Political Theory (Loosely Interpreted): February 2006 Archives


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The National Review has launched a new blog CrunchyCons [hat tip: Gnu]. This really attracts me for a number of reasons. It's a kind of conservatism that seems to me to avoid much that I don't like about conservatives (particularly the National Review types) while retaining what seems to me to be the heart of conservatism. For more detail on what they're all about, see the CrunchyCon Manifesto. I'm going to have to check this out when I get some more time (which isn't really any time soon). Most exciting for me is, perhaps, the involvement of Frederica Mathews-Greene, who can write a book arguing for a robustly pro-life position and still come out with NOW and NARAL leaders praising her (and it's not in any way because she soft-pedals the pro-life view; it's because she frames it in a way that they can understand). Anyone who can achieve that is really worth hearing out.

I do have to register reservations with several points in their manifesto. Beauty may sometimes be more important than efficiency, but I'd rather have a beat-up looking minivan than a sports car. It holds the whole family, costs a whole lot less, doesn't tend to attract police officers looking for speeders, and does what we need it to do. The primary motivation for having a sports car instead seems to me to stem from the kind of thing CrunchyCons want to distance themselves from (and #2 in the manifesto is a clear indication of this: "Modern conservatism has become too focused on money, power, and the accumulation of stuff, and insufficiently concerned with the content of our individual and social character.")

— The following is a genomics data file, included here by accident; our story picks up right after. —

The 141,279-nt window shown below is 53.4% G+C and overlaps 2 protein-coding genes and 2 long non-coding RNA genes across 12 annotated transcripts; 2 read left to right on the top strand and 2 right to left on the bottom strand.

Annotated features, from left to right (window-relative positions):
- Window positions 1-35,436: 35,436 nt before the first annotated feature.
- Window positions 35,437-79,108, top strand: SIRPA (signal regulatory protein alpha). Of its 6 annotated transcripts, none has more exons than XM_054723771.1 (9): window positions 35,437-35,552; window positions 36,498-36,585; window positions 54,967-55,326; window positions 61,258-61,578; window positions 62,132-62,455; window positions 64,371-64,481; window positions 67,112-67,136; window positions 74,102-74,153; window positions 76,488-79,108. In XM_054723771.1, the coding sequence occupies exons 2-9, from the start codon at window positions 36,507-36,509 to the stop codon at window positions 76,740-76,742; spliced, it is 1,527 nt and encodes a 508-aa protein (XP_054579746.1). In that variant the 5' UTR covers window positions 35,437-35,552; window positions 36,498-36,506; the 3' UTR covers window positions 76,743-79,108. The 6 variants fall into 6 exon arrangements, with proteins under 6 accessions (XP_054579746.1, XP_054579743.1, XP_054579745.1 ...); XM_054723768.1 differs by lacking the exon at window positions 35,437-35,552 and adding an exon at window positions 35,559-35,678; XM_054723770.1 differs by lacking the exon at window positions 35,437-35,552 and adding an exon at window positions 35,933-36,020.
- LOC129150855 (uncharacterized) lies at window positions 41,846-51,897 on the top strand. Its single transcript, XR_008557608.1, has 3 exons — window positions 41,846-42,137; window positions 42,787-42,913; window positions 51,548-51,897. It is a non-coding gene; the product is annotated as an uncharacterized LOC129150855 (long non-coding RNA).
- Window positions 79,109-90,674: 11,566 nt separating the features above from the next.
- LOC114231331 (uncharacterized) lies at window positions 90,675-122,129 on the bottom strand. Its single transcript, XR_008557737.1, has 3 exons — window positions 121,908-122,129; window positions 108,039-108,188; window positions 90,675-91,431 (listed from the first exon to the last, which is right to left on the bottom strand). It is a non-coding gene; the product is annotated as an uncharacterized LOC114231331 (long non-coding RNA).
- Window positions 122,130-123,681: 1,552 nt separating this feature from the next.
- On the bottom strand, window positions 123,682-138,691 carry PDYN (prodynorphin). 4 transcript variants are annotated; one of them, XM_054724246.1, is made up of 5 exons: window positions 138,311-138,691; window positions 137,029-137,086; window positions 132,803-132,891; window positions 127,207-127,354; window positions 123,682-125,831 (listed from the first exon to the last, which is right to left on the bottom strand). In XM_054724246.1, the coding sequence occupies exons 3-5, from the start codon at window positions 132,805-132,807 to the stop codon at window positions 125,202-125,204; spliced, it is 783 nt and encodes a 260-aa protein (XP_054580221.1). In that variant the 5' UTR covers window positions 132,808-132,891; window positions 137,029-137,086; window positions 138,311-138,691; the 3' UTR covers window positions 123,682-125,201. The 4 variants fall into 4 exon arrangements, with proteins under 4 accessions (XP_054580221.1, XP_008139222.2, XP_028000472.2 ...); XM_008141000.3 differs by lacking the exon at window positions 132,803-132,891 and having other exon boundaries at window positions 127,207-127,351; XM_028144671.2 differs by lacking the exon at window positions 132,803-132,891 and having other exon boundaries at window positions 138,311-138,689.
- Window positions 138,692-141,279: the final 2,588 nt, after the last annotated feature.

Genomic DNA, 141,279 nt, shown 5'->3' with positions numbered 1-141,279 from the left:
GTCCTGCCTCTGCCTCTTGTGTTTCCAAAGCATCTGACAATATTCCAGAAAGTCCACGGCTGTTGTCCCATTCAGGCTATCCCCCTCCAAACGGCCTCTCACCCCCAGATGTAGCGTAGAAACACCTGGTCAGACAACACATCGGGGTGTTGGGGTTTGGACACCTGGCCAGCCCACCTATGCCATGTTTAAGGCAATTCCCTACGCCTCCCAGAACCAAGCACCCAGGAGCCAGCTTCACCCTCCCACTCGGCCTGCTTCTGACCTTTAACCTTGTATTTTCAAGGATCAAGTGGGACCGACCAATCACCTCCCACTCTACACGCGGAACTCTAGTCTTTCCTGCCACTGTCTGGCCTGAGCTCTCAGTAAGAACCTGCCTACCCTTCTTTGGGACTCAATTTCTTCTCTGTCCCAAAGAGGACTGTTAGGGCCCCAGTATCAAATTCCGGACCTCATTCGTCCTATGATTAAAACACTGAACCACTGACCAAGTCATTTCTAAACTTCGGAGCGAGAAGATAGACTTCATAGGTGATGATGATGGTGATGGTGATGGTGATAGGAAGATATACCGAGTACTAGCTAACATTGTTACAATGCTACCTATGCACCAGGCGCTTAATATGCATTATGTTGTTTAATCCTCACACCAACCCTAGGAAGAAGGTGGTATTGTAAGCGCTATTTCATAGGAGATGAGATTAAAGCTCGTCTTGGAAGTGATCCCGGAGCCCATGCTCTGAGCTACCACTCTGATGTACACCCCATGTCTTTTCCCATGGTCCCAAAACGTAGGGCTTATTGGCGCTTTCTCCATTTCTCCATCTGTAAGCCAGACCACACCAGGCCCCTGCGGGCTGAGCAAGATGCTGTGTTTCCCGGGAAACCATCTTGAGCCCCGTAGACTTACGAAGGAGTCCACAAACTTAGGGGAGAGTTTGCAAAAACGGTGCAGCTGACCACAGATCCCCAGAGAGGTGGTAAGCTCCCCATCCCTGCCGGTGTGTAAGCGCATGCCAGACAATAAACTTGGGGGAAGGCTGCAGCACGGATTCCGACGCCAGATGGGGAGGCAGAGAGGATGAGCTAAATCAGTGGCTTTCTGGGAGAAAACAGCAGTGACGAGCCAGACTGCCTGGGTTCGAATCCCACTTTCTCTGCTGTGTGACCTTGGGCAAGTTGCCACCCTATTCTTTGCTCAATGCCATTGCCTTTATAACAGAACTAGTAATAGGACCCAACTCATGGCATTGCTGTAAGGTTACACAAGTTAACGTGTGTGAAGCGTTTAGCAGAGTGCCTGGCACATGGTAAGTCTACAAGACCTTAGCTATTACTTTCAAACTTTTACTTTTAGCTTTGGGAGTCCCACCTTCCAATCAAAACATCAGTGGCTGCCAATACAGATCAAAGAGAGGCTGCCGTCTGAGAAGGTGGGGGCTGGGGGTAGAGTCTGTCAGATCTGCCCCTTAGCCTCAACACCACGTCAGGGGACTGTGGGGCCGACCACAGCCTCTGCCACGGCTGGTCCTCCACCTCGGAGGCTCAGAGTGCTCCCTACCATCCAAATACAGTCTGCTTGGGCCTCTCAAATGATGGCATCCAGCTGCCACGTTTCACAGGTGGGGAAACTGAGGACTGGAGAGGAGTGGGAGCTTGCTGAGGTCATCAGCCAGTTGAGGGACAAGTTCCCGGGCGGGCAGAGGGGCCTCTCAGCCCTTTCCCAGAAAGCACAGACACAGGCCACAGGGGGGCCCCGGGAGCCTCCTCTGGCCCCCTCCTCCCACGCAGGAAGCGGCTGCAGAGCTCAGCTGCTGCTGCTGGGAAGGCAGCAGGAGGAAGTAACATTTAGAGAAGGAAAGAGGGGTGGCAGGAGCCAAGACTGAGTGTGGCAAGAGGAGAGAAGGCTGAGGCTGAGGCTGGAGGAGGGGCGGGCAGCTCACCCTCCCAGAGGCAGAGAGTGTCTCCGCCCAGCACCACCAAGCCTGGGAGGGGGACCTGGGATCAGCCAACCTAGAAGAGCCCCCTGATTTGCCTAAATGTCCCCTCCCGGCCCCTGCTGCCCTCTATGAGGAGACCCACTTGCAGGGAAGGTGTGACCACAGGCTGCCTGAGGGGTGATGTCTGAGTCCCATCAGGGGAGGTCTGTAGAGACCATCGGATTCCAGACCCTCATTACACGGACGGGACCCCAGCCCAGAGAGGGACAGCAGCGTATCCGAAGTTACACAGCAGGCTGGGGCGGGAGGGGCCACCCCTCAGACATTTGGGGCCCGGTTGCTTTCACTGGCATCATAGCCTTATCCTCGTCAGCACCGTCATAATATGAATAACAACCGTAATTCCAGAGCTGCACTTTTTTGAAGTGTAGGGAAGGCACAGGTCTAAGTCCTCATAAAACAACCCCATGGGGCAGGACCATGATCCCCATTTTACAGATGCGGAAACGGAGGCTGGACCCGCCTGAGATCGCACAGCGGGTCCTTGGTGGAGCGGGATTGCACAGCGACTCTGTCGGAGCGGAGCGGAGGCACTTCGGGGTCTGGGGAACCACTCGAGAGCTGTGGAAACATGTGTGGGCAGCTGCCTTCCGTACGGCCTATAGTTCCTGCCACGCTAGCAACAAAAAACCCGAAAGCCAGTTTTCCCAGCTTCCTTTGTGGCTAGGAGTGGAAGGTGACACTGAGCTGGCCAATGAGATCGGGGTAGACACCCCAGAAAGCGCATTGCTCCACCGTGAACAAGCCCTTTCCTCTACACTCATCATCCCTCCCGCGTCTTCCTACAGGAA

I also think a Christian should have a hard time with the last two points. As important as the family is for Christians, it isn't higher than the God-appointed means of spreading the good news that is Jesus Christ. What Christians do for a culture is far more crucial, on the Christian view, than what families in isolation from what a family grounded in Christ ought to be should be for a society. The last point is good for pointing out what won't save, but it's too eager to replace it with something that also won't save. Only repentance will ultimately save. I think they're trying to be vague enough to include that sort of thing, but I don't think it does it for me. On the whole, though, I really like this list and certainly consider it far better than what your standard Republican in government is going to come up with.



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